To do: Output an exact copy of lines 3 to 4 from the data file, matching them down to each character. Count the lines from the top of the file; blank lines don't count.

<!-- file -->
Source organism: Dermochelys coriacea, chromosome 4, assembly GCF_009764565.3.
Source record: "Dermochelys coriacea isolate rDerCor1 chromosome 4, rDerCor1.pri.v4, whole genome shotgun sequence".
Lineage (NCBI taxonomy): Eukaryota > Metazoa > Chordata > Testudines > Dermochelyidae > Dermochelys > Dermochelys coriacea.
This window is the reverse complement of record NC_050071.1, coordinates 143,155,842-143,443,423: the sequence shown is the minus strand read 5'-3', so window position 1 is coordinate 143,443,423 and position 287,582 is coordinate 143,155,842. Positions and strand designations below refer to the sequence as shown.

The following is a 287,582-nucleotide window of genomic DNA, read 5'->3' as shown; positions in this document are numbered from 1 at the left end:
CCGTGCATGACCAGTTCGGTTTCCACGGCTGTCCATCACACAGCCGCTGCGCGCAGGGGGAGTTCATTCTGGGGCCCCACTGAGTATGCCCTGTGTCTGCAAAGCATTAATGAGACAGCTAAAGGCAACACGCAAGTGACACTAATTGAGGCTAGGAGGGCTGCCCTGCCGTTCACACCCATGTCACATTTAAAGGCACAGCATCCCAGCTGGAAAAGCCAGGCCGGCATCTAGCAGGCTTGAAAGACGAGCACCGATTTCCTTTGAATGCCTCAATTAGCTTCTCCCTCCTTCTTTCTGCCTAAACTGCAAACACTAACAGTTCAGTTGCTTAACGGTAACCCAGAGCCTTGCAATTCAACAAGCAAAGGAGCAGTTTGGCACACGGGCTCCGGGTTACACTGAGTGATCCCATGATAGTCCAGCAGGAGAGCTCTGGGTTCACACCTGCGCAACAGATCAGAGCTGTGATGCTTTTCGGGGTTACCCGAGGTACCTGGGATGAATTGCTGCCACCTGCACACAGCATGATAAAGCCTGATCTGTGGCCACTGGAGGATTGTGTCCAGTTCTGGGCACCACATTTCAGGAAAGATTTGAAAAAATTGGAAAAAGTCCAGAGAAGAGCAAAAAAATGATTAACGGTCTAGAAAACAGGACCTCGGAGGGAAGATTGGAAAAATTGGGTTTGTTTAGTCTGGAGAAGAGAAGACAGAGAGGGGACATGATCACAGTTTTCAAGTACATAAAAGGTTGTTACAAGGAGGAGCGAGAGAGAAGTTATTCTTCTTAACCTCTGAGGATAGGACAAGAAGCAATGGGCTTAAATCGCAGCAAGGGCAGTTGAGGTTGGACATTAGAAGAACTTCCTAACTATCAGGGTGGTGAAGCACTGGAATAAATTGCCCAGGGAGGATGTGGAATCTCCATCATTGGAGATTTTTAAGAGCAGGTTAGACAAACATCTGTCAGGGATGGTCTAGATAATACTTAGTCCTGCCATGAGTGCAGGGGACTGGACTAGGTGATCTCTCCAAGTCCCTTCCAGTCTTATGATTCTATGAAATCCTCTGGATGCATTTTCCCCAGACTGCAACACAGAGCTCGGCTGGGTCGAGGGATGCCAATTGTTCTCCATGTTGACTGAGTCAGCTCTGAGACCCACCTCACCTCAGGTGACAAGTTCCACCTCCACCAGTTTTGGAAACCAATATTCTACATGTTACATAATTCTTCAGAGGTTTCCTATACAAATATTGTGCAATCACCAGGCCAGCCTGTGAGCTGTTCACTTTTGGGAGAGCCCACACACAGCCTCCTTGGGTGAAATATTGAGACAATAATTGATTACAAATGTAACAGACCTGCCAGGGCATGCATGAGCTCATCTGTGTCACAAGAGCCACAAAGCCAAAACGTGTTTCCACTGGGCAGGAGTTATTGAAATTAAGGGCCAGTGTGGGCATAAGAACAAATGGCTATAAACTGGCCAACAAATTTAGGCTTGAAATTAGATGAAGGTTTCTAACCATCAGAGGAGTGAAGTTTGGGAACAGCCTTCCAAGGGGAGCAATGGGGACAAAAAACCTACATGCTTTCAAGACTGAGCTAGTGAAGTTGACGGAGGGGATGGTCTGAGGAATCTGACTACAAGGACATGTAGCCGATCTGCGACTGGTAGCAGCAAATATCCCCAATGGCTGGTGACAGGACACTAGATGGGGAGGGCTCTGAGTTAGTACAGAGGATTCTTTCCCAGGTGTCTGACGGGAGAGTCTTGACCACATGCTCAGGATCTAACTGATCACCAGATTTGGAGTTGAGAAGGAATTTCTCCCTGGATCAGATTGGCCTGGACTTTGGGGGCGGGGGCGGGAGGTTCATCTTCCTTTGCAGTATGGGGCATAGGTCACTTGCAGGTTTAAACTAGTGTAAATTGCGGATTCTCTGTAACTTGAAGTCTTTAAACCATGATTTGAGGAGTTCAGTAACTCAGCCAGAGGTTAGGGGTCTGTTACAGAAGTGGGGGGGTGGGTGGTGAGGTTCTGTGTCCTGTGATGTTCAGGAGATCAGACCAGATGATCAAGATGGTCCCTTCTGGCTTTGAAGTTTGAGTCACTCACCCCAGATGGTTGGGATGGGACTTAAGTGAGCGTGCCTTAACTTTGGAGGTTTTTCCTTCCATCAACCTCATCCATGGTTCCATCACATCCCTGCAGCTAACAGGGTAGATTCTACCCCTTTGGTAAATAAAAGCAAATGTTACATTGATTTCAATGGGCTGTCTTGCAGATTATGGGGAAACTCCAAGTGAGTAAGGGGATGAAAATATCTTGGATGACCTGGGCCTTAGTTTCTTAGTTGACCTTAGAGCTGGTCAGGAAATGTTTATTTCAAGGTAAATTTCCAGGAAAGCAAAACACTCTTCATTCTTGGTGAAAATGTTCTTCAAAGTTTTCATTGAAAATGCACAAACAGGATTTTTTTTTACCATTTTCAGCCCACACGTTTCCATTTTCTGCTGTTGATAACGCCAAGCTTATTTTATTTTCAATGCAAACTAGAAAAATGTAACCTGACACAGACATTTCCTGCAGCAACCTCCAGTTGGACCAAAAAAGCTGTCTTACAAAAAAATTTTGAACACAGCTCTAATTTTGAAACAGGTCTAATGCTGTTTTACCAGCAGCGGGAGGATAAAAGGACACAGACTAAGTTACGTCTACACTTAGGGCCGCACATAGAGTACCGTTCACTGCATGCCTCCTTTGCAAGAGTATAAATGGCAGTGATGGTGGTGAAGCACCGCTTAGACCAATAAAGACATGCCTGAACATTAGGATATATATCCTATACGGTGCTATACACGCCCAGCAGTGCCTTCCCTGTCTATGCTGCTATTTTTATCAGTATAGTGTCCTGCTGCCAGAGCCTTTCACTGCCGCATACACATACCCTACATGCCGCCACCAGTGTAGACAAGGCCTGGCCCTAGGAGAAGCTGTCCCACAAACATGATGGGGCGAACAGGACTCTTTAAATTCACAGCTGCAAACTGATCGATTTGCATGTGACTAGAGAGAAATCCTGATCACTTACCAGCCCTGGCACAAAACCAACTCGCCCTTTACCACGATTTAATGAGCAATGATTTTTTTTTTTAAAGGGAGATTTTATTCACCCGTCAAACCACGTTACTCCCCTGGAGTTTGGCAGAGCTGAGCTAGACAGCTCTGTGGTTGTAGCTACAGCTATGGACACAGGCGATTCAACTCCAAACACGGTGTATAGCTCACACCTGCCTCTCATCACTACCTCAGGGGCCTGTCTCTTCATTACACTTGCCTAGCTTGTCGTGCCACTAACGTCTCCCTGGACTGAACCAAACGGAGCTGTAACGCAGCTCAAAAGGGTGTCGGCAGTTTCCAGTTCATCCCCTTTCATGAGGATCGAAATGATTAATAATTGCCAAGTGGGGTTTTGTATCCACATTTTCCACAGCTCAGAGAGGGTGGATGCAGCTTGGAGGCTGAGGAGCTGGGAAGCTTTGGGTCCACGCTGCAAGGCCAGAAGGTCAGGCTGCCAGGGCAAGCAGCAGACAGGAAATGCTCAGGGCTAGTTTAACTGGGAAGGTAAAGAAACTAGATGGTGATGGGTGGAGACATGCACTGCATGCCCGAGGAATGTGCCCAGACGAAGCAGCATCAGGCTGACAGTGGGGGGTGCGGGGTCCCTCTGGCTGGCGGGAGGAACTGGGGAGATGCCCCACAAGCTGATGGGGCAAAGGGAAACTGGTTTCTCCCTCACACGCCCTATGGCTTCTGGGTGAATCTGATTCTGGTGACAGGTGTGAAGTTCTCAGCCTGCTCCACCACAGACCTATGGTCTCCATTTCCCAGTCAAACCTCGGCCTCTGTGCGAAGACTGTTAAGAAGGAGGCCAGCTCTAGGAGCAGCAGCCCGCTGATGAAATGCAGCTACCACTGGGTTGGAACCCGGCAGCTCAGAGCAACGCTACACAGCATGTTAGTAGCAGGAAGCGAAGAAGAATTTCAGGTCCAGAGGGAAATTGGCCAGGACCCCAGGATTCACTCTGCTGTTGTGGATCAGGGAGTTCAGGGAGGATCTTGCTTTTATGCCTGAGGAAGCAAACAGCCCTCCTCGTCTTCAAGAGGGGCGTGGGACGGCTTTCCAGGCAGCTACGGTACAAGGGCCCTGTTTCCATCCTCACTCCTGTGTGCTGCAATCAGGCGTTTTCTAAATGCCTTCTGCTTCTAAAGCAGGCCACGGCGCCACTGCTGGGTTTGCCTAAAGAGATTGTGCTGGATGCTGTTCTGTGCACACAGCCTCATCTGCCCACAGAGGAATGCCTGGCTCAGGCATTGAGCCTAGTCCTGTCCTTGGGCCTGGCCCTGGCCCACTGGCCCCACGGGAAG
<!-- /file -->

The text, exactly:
Lineage (NCBI taxonomy): Eukaryota > Metazoa > Chordata > Testudines > Dermochelyidae > Dermochelys > Dermochelys coriacea.
This window is the reverse complement of record NC_050071.1, coordinates 143,155,842-143,443,423: the sequence shown is the minus strand read 5'-3', so window position 1 is coordinate 143,443,423 and position 287,582 is coordinate 143,155,842. Positions and strand designations below refer to the sequence as shown.